How to Make WordPress Easier for Clients, Part 2: Hiding Menus

By Craig Buckler
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In part 1 of this series, we discovered how easy it is to simplify the WordPress interface for clients.

In this article, I describe a technique for hiding unnecessary menus. Why would we want to do that? The fewer options your client has, the less you’ll need to explain, the less they’ll need to remember, and the less likely they’ll do something, er … unexpected.

Before you add any code, I’d recommend you check your WordPress user roles. I suspect most developers add their client as an editor (publish and manage all posts) or an author (publish and manage their own posts). Avoid adding anyone as as administrator unless they specifically request that level of control.

Easier WordPressI’d also suggest you log in as that user and remove any unnecessary items using the Screen Options drop-down. Your client may not need to use features such as tags, slugs, or custom fields.

Now make a note of the menus the client doesn’t need. Options such as Profile, Tools and Settings are obvious candidates. Perhaps the site doesn’t use links or comments? Or should your client be able to manage posts but not static pages?

OK, so let’s add a little code to your theme’s function.php file. Not sure what that is? Take a look at part 1. Ready? Here’s the code:

// remove unnecessary menus
function remove_admin_menus () {
	global $menu;

	// all users
	$restrict = explode(',', 'Links,Comments');
	// non-administrator users
	$restrict_user = explode(',', 'Media,Profile,Appearance,Plugins,Users,Tools,Settings');

	// WP localization
	$f = create_function('$v,$i', 'return __($v);');
	array_walk($restrict, $f);
	if (!current_user_can('activate_plugins')) {
		array_walk($restrict_user, $f);
		$restrict = array_merge($restrict, $restrict_user);

	// remove menus
	while (prev($menu)) {
		$k = key($menu);
		$v = explode(' ', $menu[$k][0]);
		if(in_array(is_null($v[0]) ? '' : $v[0] , $restrict)) unset($menu[$k]);

add_action('admin_menu', 'remove_admin_menus');

There are two lines you should edit:

  • $restrict (line 5) contains a comma-delimited list of menu items which will not be shown to any users — including adminstrators. In the example above, we’re hiding Links and Comments, but your requirements may be different.
  • $restrict_user (line 8) contains a comma-delimited list of menu items which will not be shown to non-adminisrators. The example above disables everything expect for the Dashboard, Pages and Posts. (Note that non-administive users would not normally see Appearance and Plugins, but other plugins might change that functionality.)

I hope you and your clients find it useful. Do you have further tips for simplifying WordPress?

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  • rob

    there’s a simpler way to do it
    get the Adminimize plugin, it allows you to completly customize what the client can see w/o going into code!

    • Ben

      I love that Plugin!

  • aesqe

    this function is a bit simpler, but generally does the same thing.
    it uses ‘_admin_menu’ hook which runs before ‘admin_menu’, and just after all the menu items have been enumerated.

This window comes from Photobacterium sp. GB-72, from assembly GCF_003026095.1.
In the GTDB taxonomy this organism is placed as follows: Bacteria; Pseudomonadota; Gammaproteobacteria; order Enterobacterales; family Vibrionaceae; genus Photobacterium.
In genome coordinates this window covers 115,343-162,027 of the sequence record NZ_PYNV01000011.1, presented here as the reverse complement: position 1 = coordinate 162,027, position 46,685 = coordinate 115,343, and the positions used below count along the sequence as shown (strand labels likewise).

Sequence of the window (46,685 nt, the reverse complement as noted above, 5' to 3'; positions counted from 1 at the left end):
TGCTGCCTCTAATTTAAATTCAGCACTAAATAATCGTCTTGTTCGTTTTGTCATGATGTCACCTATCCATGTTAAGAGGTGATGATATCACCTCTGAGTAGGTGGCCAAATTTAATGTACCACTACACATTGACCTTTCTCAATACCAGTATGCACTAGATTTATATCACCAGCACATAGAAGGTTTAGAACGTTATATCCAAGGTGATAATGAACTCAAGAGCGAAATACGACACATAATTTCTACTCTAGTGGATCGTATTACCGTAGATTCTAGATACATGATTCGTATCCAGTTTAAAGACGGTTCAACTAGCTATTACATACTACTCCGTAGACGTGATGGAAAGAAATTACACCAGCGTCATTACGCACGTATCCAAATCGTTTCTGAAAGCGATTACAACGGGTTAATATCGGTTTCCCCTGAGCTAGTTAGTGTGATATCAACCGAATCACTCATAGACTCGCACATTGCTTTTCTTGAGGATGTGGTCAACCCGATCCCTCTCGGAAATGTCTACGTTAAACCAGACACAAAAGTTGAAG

the downside is, it requires looking at ‘wp-admin/menu.php’ file so you would know which items in array to unset.
    also, if item positions in $menu and $submenu arrays ever change, you’ll have to modify the function, but I don’t think that’s gonna happen anytime soon.
    function remove_admin_menu_items()
    global $menu, $submenu;

    if( !current_user_can(‘level_10’) ) // you could also check for a certain role or username here
    unset($menu[10]); // media
    unset($menu[15]); // links
    unset($menu[25]); // comments
    unset($menu[60]); // appearance
    unset($menu[75]); // tools

    unset($submenu[‘users.php’][5]); // edit users
    unset($submenu[‘users.php’][10]); // add users
    add_action( ‘_admin_menu’, ‘remove_admin_menu_items’ );

  • Troy Dean

    Nice post Craig. We share a similar philosophy regarding making WordPress as simple for your clients as possible to get started. We were constantly reconfiguring our dashboards for clients. So much so that we made a plugin to streamline the process.
    Our White-label CMS plugin allows you re-brand the login screen and admin dashboard as well as remove the nag update and unnecessary dashboard modules. We also wrote the functionality to insert your own custom dashboard module; a “Welcome” message if you like.
    Anyway this has given us something to think about. Maybe incorporating the option to hide menus is a feature we should include in future releases.
    Would love any feedback.
    Check it out at
    Keep up the great work.
    By the way I had trouble logging in here.

    • Thanks Troy. That plugin looks a lot easier and is certainly a good option if you don’t want to get your hands dirty with PHP code.

  • astrotim

    This is great. I knew there would be a way to do this but I hadn’t gotten around to searching it out yet. Thanks to Sitepoint being my homepage, it came right to me.

    Going further – does anyone know how to disable “Add new page” for non-administrators? I sometimes do projects with limited pages and I would like to prevent a savvy client from going ahead and adding more pages if they have negotiated a cheaper price for such a project.

  • Troy Dean

    Hi Craig, turns out we liked your idea of hiding menus so much that we did integrate some of your ideas into the new version of our plugin which we released yesterday. We set up two profiles, one for a straight website and the other for blogging. These profiles will automagically hide irrelevant menus. Of course you can also select a custom profile and choose the menus you want to hide.

    Thought you might like to see some of your ideas in action.